Australia has, in an unexpected turn of events, made it to the World Cup for the fifth consecutive time. They also have a bit of a home-court advantage this time around, as COVID restrictions last year meant that all Australian home games to qualify for the World Cup had to be held in Qatar. But before that, actually making it to the biggest football stage of the world came down to the wire for the Outback crew – the Intercontinental Cup playoffs (also held in Qatar). The Aussies managed to overcome Peru in a decisive penalty shootout, securing their spot at this year’s FIFA World Cup.
How do they play?
At three of Australia’s last four outings to the World Cup, there’s always been a dutchman at the helm. But this time the recipe for success calls for local expertise. Enter Graham Arnold – the man who guided the team to the World Cup in the first place. Arnold liked to utilize the 4-man defensive system and initiate the offense with a short pass 9 times out of 10 at the World Cup Qualifiers. Very rarely was the team captain Mat Ryan forced to play a long ball from the goal. Australia prefers to play possession-style football, but as they will need to go up against France and Denmark in the opening rounds, it’s imperative they have a plan B. The perfect opportunities for this will be standard situations and aerial duels. More than a third of Australia’s goals in the Qualifiers were headers and a staggering 9 of them were born out of standard situations. The Aussies do not shy away from taking a shot on the goal from afar if needed either.
Why they can win?
One of Australia’s biggest strengths is that nobody expects anything from them. They were the second to last squad to make the cut and considering their group it would be a miracle to see them advance. Then again, Australia beating Peru and even making it to the World Cup wasn’t on anyone’s bingo card either. So Australia has definitely shown that when push comes to shove, they can keep calm and rise to the challenge. As the match with Peru went into a penalty shootout, Arnold sent in the back-up goalie Andrew Redmayne and a new Australian hero was born. It’s tactical moves like this that can lead Australia to achieve great things at the 2022 FIFA World Cup.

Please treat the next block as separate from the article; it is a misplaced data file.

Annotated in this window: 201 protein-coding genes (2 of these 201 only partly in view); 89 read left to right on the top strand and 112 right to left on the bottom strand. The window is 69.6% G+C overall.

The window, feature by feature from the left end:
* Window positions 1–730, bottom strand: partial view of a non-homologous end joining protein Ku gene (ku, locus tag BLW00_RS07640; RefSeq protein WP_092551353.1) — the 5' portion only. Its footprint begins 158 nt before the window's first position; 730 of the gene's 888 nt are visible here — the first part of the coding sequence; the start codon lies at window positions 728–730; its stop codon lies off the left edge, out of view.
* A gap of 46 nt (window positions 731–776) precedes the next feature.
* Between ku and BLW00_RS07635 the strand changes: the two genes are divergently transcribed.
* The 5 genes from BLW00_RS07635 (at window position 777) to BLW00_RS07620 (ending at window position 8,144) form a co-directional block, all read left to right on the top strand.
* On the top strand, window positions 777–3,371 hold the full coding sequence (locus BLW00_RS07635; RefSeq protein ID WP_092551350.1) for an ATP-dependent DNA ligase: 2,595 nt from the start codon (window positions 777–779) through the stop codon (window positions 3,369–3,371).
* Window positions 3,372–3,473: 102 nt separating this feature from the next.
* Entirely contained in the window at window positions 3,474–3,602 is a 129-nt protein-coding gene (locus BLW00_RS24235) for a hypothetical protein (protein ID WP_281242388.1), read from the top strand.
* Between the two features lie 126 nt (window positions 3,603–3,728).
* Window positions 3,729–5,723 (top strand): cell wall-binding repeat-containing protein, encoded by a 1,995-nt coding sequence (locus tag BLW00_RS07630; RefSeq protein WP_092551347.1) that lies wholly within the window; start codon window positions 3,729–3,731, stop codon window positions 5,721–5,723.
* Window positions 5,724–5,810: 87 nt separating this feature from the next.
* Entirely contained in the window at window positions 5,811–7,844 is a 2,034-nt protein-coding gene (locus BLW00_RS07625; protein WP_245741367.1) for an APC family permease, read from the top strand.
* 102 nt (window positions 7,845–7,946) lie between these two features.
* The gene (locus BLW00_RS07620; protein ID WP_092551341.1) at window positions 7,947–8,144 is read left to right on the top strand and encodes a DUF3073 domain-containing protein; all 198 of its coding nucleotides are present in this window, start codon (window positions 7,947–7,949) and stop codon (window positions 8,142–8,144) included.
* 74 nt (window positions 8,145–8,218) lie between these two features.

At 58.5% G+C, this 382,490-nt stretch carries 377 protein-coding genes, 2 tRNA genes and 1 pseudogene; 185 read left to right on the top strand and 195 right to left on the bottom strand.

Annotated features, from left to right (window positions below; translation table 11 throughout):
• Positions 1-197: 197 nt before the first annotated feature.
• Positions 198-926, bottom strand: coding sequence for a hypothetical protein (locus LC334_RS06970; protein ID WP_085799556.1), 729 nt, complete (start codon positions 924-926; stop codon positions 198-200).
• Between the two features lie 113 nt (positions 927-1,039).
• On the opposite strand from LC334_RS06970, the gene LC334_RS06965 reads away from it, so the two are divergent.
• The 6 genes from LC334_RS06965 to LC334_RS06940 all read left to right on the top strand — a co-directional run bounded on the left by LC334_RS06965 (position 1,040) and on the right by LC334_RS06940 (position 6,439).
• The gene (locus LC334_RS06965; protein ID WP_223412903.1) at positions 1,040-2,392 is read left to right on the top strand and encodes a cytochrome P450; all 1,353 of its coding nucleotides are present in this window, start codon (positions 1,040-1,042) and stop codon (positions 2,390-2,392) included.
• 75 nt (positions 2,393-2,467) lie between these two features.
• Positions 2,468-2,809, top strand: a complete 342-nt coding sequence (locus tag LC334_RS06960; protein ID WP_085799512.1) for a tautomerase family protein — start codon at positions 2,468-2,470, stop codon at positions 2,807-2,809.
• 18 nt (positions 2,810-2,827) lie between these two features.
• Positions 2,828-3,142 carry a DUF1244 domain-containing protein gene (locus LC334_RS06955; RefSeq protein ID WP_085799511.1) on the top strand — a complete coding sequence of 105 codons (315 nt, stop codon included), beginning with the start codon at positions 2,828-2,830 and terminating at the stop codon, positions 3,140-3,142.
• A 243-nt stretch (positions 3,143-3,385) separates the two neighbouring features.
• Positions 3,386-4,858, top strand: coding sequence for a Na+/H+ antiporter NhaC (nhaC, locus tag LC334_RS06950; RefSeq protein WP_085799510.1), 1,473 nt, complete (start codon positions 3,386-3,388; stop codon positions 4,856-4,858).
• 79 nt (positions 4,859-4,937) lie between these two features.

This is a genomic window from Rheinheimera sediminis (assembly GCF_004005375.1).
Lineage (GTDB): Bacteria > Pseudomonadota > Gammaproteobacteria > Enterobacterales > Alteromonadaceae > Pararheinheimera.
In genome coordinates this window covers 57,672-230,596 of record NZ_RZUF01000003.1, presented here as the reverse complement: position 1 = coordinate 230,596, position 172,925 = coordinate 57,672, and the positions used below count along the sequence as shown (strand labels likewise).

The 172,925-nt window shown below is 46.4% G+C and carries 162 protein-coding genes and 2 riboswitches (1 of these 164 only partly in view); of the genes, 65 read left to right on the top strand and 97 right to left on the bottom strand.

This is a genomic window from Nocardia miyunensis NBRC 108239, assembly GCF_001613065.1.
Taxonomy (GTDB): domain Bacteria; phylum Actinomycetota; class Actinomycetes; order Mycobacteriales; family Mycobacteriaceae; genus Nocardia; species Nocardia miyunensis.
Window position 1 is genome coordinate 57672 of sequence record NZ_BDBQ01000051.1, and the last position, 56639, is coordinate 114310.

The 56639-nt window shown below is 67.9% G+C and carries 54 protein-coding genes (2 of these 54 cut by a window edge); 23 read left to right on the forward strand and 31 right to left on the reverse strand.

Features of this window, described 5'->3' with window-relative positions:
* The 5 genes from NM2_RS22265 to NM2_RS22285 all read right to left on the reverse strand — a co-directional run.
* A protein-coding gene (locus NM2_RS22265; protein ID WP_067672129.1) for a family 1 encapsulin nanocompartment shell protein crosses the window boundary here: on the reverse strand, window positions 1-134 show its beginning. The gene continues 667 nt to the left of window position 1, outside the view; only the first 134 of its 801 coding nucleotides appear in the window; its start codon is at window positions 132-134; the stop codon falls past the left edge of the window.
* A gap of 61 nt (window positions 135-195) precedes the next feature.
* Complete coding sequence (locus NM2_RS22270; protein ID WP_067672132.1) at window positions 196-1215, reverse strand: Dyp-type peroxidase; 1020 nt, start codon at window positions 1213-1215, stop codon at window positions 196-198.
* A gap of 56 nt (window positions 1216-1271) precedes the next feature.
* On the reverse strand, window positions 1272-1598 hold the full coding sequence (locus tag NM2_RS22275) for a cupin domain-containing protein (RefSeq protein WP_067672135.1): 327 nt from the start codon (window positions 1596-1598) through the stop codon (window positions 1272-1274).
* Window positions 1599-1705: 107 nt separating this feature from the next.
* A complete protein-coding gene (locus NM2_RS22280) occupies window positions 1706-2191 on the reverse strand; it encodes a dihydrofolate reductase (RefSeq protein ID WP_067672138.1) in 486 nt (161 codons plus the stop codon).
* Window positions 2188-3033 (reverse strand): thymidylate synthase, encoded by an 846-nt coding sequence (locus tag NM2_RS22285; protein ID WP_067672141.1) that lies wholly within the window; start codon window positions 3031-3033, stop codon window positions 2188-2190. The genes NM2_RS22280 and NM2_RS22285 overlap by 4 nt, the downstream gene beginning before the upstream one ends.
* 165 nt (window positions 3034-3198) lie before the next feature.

Why they can lose?
Subtle tactical wizardry may not be enough when Australia faces off against Denmark or France in the group stage. Taking a look at this year’s roster, only one Australian player is employed at any of the big European leagues – the 27-year-old Cadiz forward Awer Mabil. Australia has always had a few Premier League players to help them out at recent World Cups, but this year the herd is quite thin in comparison.
The leading stars
There are no big stars in Australia’s current lineup, but that doesn’t necessarily mean getting results is hopeless. On the contrary – weaker squads typically rely on their goalkeeper and that’s exactly where Mathew Ryan comes into the picture. He has a lot of experience to draw from. After all, he was protecting the net for Arsenal until recently, has a long history playing in the Premier League, and just this autumn was blocking the shot attempts of the big names in Manchester City, Dortmund Borussia, and Sevilla in the Champions League.
The fresh faces
Keep your eyes peeled when the 18-year-old Garang Kuoli takes to the field. The young striker who moved from Egypt to Australia when he was young is currently playing as a forward in the Gold Coast Mariners. However, he’s already signed a pre-contract to don the colours of Newcastle United. The transfer will become official at the start of next year.